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Bishop Ward educates for tomorrow’s world

From left, Bishop Ward students Jason Gunther, Julian Turner, Jorge Regalado and Agustina Rosales adapt their DNA model to reflect the genetic mutation they are studying. LEAVEN PHOTO BY JAY SOLDNER

by Olivia Martin

KANSAS CITY, Kan., — In the heart of the city on 18th Street here, there is a place where 3D printers, hydroponic towers, biomedical instruction and art meet.

At Bishop Ward High School’s STEAM program — STEAM stands for science, technology, engineering, art and mathematics — the mission is simple.

“We believe science is an active verb,” explains Ignacio Alonso, the chairman of the science department at Ward.

“Students have to be able to do science, not just learn it,” he added.

And that’s where the STEAM program comes in.

A different way of teaching

“I have a lot of students who come in from elementary school and say they hate science,” said Alonso.

But actually, Alonso has found, they hate the way science is taught.

“When we change the way we teach science so the kids can actually explore and use their imagination and their hands,” he continued, “the difference in engagement we see is amazing.”

Fortunately, Ward is making hating science a thing of the past.

“I think Ward has helped me like science more,” said freshman Meg Mahoney. “At my old school, I didn’t enjoy having science. But having the right teacher and lessons have really helped me like [it] more.”

Fellow Ward freshman Joe Hernandez said he feels more engaged in science class because of the STEAM program.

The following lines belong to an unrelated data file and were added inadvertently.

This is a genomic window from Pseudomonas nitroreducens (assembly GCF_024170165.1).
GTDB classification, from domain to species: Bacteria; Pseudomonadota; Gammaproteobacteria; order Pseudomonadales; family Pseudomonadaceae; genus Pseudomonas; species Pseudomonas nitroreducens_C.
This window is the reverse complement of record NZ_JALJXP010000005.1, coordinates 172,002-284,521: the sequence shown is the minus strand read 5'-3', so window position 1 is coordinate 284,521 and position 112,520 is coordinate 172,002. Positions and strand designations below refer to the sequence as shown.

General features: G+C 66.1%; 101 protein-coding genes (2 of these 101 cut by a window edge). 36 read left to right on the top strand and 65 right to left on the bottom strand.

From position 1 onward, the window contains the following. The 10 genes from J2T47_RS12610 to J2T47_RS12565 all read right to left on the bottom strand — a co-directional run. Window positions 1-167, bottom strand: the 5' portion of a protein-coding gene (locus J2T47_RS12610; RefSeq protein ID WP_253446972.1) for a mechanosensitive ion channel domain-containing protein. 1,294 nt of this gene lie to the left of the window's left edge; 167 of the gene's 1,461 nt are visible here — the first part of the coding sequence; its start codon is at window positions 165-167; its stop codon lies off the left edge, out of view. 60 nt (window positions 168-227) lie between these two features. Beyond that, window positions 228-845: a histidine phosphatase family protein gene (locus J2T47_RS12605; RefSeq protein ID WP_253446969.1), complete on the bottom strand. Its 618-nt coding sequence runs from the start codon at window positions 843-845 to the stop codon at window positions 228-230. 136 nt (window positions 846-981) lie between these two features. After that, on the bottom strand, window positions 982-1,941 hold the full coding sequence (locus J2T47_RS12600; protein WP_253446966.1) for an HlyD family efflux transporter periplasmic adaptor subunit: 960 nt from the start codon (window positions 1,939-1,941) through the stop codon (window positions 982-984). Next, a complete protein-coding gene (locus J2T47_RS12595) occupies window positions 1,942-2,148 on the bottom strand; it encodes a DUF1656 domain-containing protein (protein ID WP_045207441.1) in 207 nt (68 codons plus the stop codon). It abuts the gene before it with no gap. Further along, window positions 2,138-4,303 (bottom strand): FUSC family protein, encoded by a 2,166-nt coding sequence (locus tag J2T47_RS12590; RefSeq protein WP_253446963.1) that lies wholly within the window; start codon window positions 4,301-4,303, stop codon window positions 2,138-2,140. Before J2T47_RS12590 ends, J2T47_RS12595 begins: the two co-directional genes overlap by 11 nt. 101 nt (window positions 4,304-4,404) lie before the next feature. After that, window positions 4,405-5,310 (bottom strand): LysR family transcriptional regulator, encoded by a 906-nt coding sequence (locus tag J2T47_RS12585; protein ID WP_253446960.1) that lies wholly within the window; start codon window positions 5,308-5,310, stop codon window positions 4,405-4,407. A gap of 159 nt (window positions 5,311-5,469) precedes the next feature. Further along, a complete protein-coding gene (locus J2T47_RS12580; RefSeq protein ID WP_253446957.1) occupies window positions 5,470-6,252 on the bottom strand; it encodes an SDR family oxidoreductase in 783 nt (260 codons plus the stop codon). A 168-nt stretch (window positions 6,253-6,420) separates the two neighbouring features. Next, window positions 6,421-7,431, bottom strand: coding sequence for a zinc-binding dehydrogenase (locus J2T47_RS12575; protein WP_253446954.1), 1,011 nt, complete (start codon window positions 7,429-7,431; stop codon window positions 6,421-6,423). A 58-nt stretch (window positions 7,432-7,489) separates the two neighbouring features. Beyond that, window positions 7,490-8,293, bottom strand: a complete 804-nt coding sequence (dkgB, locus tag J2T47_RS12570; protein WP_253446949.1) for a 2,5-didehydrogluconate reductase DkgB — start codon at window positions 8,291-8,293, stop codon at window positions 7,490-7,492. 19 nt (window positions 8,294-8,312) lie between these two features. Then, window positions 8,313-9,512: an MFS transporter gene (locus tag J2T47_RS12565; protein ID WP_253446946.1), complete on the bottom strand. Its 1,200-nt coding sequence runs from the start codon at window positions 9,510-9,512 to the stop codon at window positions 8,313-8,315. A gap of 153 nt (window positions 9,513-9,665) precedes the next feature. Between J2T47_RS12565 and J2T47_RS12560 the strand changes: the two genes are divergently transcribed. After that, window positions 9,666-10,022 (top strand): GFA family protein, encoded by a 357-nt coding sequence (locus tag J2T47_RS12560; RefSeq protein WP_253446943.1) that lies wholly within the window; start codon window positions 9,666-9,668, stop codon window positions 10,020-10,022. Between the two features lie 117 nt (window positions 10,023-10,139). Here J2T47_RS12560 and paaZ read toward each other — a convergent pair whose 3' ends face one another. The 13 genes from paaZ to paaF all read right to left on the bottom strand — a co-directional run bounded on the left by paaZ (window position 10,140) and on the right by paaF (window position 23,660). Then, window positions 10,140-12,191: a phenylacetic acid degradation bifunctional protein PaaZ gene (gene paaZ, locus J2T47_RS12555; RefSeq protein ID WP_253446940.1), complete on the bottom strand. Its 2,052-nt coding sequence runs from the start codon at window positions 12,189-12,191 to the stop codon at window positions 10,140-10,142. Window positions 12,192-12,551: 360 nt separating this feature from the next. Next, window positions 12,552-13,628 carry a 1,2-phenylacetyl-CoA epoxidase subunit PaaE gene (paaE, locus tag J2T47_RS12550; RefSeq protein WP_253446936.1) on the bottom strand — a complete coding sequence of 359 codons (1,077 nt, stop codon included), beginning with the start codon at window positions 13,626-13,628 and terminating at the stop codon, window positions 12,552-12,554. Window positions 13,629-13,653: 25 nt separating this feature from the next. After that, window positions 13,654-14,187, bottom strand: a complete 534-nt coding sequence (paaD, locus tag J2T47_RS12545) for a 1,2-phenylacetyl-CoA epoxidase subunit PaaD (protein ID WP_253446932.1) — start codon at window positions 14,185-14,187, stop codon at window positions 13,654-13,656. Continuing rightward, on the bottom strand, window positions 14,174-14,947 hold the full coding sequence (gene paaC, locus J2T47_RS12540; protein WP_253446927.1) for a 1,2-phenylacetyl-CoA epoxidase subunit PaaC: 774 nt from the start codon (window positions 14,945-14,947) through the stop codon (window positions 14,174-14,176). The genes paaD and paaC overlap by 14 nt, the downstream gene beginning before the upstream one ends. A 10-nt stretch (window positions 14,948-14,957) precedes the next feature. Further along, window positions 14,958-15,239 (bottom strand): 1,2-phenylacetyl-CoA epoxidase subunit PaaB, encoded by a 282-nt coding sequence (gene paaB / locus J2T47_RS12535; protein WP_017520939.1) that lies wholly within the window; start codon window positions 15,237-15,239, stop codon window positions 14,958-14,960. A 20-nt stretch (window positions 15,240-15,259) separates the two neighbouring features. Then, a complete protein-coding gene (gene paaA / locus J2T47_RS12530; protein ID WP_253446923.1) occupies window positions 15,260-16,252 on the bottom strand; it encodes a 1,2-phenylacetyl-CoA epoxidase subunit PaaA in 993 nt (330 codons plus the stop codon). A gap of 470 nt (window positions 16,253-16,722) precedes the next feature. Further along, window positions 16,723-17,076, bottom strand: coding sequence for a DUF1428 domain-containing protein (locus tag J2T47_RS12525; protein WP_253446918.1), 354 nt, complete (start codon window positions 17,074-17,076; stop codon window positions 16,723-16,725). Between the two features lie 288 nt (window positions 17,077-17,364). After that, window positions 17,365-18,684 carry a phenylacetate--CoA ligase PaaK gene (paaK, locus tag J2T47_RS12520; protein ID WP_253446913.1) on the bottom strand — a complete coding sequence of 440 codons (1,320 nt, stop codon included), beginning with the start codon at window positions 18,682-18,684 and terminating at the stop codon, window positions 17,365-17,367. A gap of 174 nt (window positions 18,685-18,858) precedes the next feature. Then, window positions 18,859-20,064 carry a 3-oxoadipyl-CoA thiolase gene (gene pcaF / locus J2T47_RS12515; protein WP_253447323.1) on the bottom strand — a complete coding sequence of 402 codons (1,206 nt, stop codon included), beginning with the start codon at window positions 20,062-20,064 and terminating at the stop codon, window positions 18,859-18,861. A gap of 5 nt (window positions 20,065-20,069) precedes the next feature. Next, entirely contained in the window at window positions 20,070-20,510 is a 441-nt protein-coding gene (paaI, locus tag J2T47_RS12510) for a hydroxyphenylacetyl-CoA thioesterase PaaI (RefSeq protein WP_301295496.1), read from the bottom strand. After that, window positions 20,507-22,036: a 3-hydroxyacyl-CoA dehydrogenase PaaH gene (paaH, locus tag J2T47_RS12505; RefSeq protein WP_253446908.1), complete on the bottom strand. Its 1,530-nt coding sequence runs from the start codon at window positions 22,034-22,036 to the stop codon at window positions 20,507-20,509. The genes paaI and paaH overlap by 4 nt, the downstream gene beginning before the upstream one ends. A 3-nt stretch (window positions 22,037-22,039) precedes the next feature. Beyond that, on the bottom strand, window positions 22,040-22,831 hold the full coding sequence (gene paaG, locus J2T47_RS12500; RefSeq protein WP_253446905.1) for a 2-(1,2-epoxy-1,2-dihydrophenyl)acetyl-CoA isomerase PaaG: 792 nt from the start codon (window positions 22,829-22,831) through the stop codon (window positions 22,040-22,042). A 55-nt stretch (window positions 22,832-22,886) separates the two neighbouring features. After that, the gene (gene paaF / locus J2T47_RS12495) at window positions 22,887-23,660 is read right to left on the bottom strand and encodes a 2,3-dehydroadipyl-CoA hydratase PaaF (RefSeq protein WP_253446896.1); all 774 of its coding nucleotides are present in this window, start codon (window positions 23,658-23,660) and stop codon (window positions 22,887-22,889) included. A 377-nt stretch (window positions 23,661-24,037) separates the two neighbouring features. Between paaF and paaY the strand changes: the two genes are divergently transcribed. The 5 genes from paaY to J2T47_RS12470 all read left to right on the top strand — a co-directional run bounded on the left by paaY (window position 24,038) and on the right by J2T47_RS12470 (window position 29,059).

“I feel like they are taking science as seriously as it should be taken,” he said.

Bishop Ward has partnered with Project Lead The Way (PLTW), a national initiative that provides various STEM curriculum options, as well as summer training for educators.

“The [teacher] training is very intensive,” said Alonso, “because, in two weeks, you have to do all of the work the students are going to do during the entire year.”

Ward currently offers two of PLTW’s four options within its biomedical studies curriculum —  principles of biomedicine and human body systems.

It plans to add a third course on medical innovations soon.

After students complete three of the biomedical courses, they will receive a certification of participation from PLTW, that they can add to their resume.

Cross-curriculum learning

The apprentice-like approach to education does not stop at the threshold of Ward’s St. Francis of Assisi STEAM lab.

“Now that we have seen how this method of teaching works with PLTW,” said Alonso, “we have started incorporating that with all the other classes.”

From this desire to implement a new method of teaching has emerged a new move toward cross-curriculum instruction and learning at Ward.

This is why, for example, Ward’s program is called STEAM instead of STEM, including art in the program design and acronym. 

“Art and science have been together forever,” said Alonso. 

The great Renaissance scientist and artist Leonardo da Vinci is a prime example.